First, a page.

Effect of compost on soil properties & crop growth.

Thijs Vanden Nest, Tommy D'Hose, Mathias Cougnon, Dirk Reheul

    Research output: Chapter in Book/Report/Conference proceedingC3: Conference Abstract


    In a long term field trial comparing compost treated and mineral fertilized plots, the effect of compost on soil bulk density, soil resistance, soil moisture, pH-KCl, Total Organic Carbon (TOC) level, crop yield, earthworm population, microbial population, degradation of the herbicide Linuron (3-(3,4-dichloorfenyl)-1-methoxy-1-methylureum), disease suppression and residual N was measured. There are three N-fertilization levels (0,100 and 200 kg/ha).The crop rotation of the field trial is Brussels sprouts (Brassica oleracea convar. Oleracea var. gemmifera), potatoes (Solanum tuberosum L.), maize (Zea mays L.) and fodder beet (Beta vulgaris L. var. alba). Each crop is grown every year.
    Although the soil bulk density of the compost treated plots was slightly lower in the 0-30 cm layer, no significant differences were detected. In the compost treated plots, the soil resistance measured during the summer of 2009 was significantly (p<0.05) higher (on average 0.5 MPa) in the 15-25 cm layer. This is possibly caused by an inert compost-enriched layer, that was brought to this depth by the use of the rotary harrow after compost application. The soil moisture (w/w, %) of the 0-15 cm layer was 0.5% to 1% higher for the compost treated plots (not significant) in the autumn of 2009. Compost can be used for pH-buffering. The pH-KCl was on average 0.4 units higher (p<0.01) in the compost treated soil. As expected, the TOC-level increased significantly (p<0.01) by 0.15% by using compost. The Dry Matter yield (DM-yield) of the crops maize, Brussels sprouts and fodder beet was nearly always higher (but not always significant) in compost treated plots for all three N-fertilization levels. There was no difference in the DM-yield of the potatoes. The underwater weight of the potatoes was significantly (p<0.05) higher in the compost treated plots (0.380 kg/5 kg) than in non-treated plots (0.365 kg/ 5 kg) on the 200 kg N/ha fertilization level. There was a tendency (not significant) to larger earthworm populations in the compost treated soil. Although compost could increase the soil microbial C-level (not always significant), the influence of the crop was much larger (p<0.001). This might be due to the use of biocides and tillage practices associated with the crops. Despite an increasing microbial biomass, the degradation of Linuron was not faster in compost treated plots. Compost is considered to result a higher potential of disease suppression, but this could not be confirmed in scoring the diseases: Erisyphe betae, Cercospora beticola and Uromyces betae on fodder beet. On almost all soil sampling dates (autumn 2009) and all three N-fertilization levels, the residual N was only slightly higher in compost treated soils in the 0-90 cm layer. The risk of N-leaching is therefore not higher in compost treated soils.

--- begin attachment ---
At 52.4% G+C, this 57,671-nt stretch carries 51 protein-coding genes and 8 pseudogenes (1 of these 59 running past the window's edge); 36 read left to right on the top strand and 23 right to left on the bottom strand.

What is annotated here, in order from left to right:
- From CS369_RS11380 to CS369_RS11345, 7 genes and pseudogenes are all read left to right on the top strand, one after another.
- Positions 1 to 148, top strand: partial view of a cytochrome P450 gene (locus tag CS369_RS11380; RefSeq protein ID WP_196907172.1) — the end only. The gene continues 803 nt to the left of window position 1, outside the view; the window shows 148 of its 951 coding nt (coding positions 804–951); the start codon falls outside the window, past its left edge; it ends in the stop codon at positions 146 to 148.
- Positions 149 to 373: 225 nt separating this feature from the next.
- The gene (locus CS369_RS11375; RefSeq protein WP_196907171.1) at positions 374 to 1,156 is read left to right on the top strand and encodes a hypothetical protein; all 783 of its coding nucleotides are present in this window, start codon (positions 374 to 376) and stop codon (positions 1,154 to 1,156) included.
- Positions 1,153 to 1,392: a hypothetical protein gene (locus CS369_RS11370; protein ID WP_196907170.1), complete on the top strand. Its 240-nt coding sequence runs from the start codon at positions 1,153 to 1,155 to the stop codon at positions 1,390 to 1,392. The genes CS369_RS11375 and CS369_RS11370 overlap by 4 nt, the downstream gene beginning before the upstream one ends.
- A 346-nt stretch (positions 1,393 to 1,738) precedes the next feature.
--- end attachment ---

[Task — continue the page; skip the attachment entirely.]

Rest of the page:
Although these measurements indicate some less understood advantages of compost, they need to be replicated over time before general conclusions can be made.
    Original languageEnglish
    Title of host publicationDay of Young Soil Scientists 2011
    Publication date23-Feb-2011
    Publication statusPublished - 23-Feb-2011
    EventDay of Young Soil Scientists 2011 - Brussel, Belgium
    Duration: 23-Feb-201123-Feb-2011


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